François COUPERIN. Les Nations—Les Talens Lyriques, dir. Christophe Rousset—Aparté AP197—1 hour, 49 minutes ****1/2:
For me, the reference I have for François Couperin’s instrumental suites, Les Nations, is the 1981 recording by Musica Antiqua, Köln (MAK). While the sound quality of that recording pales compared to more modern performances, director Reinhard Goebel’s gift in performance on violin makes this recording a special one. Since those many years ago, other historically-informed ensembles have tackled these works, each of them taking liberties as the composer no doubt intended in choosing different treble instruments to realize the three-part writing.
Goebel’s recording sounds somewhat similar to the speed demons in Musica Ad Rhenum, who released the suites in 2004 on Brilliant Classics. They both share a close miking, although I can’t say the sound quality is any better with the ensemble directed by ex-MAK alum, American flautist Jed Wentz.
Each of Couperin’s suites, named after a location, underscores the concept of regional style and themes apparent in the 1720s. Couperin’s works are a synthesis of prevailing Italianate and French styles in music. The whiff to modern ears might be predominately French, but the writing in the lead sonatas in each suite introduce the type of contrapuntal writing, and even phantasticus elements that were born in Italy. The dances that follow woul have been more familiar to Couperin’s audience, a sequence of French dances: allemandes, courantes, sarabandes, and the like.
This new recording features both flutes and violins, but also oboes as melody instruments and is directed by the famous harpsichordist, Christophe Rousset. The recording is far more atmospheric, with the microphones further from the instrumentalists. The tempos are well chosen, but don’t approach the ferocious velocities adopted by Musica Ad Rhenum.
After first sampling this new release, I had the occasion to travel to France and hear Les Talens Lyriques in their more familiar repertoire, opera. There was no question of their authority in the genre (in my case, it was Handel), and both the singers and instrumentalists were first-rate. I expected no less in a recording of a rather familiar instrumental work.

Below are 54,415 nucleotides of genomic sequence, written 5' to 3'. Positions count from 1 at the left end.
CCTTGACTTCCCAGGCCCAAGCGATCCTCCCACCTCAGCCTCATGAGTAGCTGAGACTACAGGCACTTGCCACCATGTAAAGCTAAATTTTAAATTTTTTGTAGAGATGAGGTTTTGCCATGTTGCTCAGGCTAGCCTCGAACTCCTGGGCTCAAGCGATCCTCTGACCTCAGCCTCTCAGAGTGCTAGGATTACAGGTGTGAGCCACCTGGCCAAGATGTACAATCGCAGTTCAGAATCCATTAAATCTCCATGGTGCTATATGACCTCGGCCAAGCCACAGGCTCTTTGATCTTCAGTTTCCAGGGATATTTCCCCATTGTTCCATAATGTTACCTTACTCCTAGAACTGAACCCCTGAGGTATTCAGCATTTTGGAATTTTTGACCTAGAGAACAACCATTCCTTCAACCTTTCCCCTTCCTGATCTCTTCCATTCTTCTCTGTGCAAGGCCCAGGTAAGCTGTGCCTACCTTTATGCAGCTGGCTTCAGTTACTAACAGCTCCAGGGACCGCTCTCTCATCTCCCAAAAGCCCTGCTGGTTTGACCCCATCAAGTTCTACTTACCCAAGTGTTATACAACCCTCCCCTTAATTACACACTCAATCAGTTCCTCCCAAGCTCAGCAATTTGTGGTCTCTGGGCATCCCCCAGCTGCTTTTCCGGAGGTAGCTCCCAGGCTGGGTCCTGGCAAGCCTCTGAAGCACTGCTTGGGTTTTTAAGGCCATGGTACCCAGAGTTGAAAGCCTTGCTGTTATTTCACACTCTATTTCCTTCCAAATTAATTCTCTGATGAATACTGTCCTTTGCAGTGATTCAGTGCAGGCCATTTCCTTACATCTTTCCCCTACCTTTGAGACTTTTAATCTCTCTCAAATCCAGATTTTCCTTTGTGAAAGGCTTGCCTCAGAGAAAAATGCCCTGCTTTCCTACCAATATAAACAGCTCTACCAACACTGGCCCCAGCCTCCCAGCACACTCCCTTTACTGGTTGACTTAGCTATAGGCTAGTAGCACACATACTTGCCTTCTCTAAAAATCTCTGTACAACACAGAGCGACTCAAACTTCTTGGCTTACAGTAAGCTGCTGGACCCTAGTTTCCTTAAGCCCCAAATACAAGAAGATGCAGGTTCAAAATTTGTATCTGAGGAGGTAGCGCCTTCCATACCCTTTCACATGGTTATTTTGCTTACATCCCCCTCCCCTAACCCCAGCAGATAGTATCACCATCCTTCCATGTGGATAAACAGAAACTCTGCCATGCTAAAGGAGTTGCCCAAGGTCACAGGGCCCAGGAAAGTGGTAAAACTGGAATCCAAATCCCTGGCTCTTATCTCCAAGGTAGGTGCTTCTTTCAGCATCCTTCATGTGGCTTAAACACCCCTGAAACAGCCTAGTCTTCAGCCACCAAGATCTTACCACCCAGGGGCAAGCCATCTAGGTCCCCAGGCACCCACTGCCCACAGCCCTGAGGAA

What stands out in this recording for me is the emphasis placed on the strong beats in the dances; it’s easy to leave these accents alone and to ignore them as a listener; but the accents help us identify one dance from another. And following those beats throughout helps us recognize the patterns that constrained Couperin’s writing. And these accents aren’t always heard in the same way: when a musician today sees the accent above the note, it has a particular connotation about articulation. Rousset directs his chamber group to not only provide this type of strong emphasis in some dances, but in others, the pulse is felt through the spacing between notes. I’d like to think it was Rousset’s traversal of so many harpsichord suites that guided his performance thinking here. By all accounts, he should be among the world’s foremost experts.
In the Sarabande to the fourth suite, La Piémontoise, we’re treated to a rather free-flowing harpsichord part and this dance likewise epitomizes the use of space in phrasing to direct the flow of the dance, over strong accents alone. The comparison to the 1981 MAK recording makes the earlier performance sound too elementary and the continuo harpsichord is nothing but the most basic.
In the Gavotte from the second suite, L’Espangole, there’s a jauntiness that betrays anything I might think is Spanish; but the dotted rhythm feels at home within the context of the French baroque. In fact, it’s over the top and the result is tantalizingly fresh.
And every once in a while we can revel in the ornaments provided in the bass viol parts played by Atsushi Sakaï.
Under Rousset’s direction, I think the rendition here by Les Talens Lyriques succeeds in countering several fast movements with slower-than-average Sarabandes, which become opportunities to revel in the low-French pitch of these original instruments and their copies. The contrasts in tempo are also matched by contrasts in timbre, by employing a rich variety of instruments, including theorbo, bassoon, and the triple-play of melody instruments: violins, flutes, and oboes.
My only disappointment with this performance is with the quality of the recorded sound and the choices the recording engineers made in keeping their distance from the ensemble. To be clear, the sound isn’t bad or compromised; but the microphones were far enough away to capture a significant amount of the ambiance of la Galerie Dorée of the Banque of France. (I often find recordings adopting more ambiance are easier to enjoy with loudspeakers, but as I auditioned this release using headphones, the effect became disappointing compared to the other referenced recordings that employed a close miking, in studio.) Such a reverberant space robs us of the joys of hearing the instruments in full focus and forces us to consider what types of performance spaces Couperin would have expected for these works?
For the buyer, the compromise isn’t hard; these are among the best performances of the works, acoustics be damned.
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